Social security rights: Campaigns and courts

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Socio-Economic Rights in South Africa: Symbols or Substance?, 2011, pp. 253 - 274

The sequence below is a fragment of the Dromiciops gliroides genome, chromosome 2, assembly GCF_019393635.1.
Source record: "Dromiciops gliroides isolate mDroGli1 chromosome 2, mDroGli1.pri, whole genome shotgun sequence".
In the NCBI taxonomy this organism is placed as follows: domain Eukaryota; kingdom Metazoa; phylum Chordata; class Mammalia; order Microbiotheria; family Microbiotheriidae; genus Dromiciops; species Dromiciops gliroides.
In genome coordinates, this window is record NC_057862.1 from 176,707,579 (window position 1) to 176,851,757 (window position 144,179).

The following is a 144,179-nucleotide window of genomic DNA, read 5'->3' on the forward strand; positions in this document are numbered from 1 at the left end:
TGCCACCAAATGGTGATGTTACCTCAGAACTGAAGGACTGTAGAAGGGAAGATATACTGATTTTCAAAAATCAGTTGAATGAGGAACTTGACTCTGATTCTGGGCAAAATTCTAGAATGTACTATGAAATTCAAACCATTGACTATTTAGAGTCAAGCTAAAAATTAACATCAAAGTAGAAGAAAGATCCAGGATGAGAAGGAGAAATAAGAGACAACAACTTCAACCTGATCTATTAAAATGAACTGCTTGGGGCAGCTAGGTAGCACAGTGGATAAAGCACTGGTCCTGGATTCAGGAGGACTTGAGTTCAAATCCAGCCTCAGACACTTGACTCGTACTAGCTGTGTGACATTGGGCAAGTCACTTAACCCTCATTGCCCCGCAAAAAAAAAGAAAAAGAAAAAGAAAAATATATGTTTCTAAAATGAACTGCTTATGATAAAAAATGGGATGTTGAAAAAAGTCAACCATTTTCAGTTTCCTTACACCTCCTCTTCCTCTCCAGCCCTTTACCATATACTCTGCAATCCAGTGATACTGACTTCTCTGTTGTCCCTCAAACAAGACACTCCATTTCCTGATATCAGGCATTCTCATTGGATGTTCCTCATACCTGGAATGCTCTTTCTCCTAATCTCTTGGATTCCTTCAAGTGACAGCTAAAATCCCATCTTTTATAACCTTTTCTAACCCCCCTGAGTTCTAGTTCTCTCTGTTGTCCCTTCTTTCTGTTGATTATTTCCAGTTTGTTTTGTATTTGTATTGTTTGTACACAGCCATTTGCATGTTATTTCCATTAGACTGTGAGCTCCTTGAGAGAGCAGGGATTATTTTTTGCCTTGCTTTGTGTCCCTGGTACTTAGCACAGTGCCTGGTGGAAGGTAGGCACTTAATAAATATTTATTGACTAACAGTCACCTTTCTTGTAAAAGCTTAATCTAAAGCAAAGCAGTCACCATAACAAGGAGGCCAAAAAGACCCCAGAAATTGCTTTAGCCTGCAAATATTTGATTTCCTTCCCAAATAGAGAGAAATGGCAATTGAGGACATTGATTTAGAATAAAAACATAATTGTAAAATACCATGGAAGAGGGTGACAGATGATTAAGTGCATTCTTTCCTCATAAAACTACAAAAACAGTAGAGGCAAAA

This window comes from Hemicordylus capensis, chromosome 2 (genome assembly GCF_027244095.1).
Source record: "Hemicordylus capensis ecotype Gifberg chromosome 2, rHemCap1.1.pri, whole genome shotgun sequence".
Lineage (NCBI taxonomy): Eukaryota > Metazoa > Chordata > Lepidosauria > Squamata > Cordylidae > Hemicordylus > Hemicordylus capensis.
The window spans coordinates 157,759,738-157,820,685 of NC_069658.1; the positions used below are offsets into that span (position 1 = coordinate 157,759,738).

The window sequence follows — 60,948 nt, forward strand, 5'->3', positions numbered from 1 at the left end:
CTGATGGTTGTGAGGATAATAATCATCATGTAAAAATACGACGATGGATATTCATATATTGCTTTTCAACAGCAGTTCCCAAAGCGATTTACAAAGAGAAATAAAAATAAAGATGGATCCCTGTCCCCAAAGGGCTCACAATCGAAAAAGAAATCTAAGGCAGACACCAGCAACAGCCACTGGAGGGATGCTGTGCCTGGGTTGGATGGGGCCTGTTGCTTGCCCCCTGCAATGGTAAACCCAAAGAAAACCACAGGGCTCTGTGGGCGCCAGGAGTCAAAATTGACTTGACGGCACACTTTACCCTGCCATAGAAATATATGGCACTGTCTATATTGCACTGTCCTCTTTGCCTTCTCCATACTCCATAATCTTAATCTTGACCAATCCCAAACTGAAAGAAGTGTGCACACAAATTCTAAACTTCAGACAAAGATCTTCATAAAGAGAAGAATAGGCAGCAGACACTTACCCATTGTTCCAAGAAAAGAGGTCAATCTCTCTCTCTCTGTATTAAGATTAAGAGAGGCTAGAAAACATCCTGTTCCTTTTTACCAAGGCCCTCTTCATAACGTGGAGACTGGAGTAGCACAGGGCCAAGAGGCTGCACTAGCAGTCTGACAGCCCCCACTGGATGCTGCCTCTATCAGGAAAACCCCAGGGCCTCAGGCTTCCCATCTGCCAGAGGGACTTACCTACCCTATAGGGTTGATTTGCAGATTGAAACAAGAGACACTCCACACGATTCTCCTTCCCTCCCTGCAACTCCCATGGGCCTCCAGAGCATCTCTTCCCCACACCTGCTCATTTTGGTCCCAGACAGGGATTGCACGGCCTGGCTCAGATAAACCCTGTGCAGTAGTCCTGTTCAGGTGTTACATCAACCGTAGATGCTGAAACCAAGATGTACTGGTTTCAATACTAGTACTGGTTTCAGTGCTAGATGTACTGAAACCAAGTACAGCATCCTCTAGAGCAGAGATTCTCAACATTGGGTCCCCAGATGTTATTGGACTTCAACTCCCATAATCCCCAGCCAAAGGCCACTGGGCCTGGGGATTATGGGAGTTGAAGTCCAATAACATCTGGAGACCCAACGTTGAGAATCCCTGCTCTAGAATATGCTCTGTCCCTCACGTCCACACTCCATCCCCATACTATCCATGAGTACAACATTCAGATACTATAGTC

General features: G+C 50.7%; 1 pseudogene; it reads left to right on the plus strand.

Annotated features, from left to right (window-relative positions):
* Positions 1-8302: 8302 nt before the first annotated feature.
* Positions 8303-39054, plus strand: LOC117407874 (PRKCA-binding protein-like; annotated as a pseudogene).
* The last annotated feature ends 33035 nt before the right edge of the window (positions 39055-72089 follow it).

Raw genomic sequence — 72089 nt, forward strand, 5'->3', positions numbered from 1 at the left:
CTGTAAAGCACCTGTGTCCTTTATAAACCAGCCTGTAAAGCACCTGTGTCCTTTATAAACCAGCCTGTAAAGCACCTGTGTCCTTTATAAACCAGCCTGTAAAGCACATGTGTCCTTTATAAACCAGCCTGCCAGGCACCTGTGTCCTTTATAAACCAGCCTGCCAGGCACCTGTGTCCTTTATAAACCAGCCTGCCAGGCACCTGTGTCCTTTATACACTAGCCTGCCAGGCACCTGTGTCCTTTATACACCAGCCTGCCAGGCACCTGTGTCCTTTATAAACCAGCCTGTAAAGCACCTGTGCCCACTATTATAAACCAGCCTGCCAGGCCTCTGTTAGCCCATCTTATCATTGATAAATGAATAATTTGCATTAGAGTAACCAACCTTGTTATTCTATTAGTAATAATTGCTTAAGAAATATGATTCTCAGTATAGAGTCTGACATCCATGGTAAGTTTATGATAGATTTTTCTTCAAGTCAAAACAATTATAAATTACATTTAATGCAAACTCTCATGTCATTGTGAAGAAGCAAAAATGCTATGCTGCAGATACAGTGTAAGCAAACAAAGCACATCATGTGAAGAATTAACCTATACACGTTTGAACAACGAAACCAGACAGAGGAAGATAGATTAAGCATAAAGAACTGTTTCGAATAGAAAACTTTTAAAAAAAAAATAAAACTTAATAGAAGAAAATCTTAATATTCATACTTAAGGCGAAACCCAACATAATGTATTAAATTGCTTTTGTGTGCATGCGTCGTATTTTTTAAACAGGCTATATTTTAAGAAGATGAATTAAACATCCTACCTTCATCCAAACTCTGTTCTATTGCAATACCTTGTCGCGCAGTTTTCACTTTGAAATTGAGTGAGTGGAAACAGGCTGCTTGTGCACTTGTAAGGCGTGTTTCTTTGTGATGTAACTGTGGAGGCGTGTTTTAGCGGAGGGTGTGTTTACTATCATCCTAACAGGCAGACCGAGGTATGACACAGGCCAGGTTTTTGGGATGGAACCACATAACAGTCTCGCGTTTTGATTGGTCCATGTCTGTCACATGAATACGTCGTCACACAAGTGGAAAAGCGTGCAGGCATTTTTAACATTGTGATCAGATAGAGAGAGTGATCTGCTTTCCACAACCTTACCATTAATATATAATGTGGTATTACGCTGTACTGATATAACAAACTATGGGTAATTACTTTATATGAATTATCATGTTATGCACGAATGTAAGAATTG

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© Cambridge University Press 2014. Introduction Almost one third of the South African population (16 million people out of a total population of 50 million) benefit from social assistance grants as at 30 September 2012 (South African Social Security Agency [SASSA], 2012). The social security system in South Africa has grown dramatically over the past decade and a half. It is considered by government and non-government sectors to be the most successful poverty alleviation programme in the country, given its wide reach and developmental impact on high levels of poverty and unemployment. This chapter tries to understand which strategies were most effective in ensuring that the government met and increased its obligations to realise the right to social security in South Africa's Bill of Rights. The chapter suggests that litigation played an important role, in combination with advocacy and lobbying by civil society, to both pressure the government and support progressive elements within it to implement and expand the reach of the right to social security (through extending existing grants). Efforts to introduce new grants within anti-poverty campaigns and through lobbying and advocacy strategies were less successful in achieving realisable results, although they may have contributed to change in symbolic and political terms by raising awareness of socio-economic rights provisions and of the high levels of unmet needs in poor communities.
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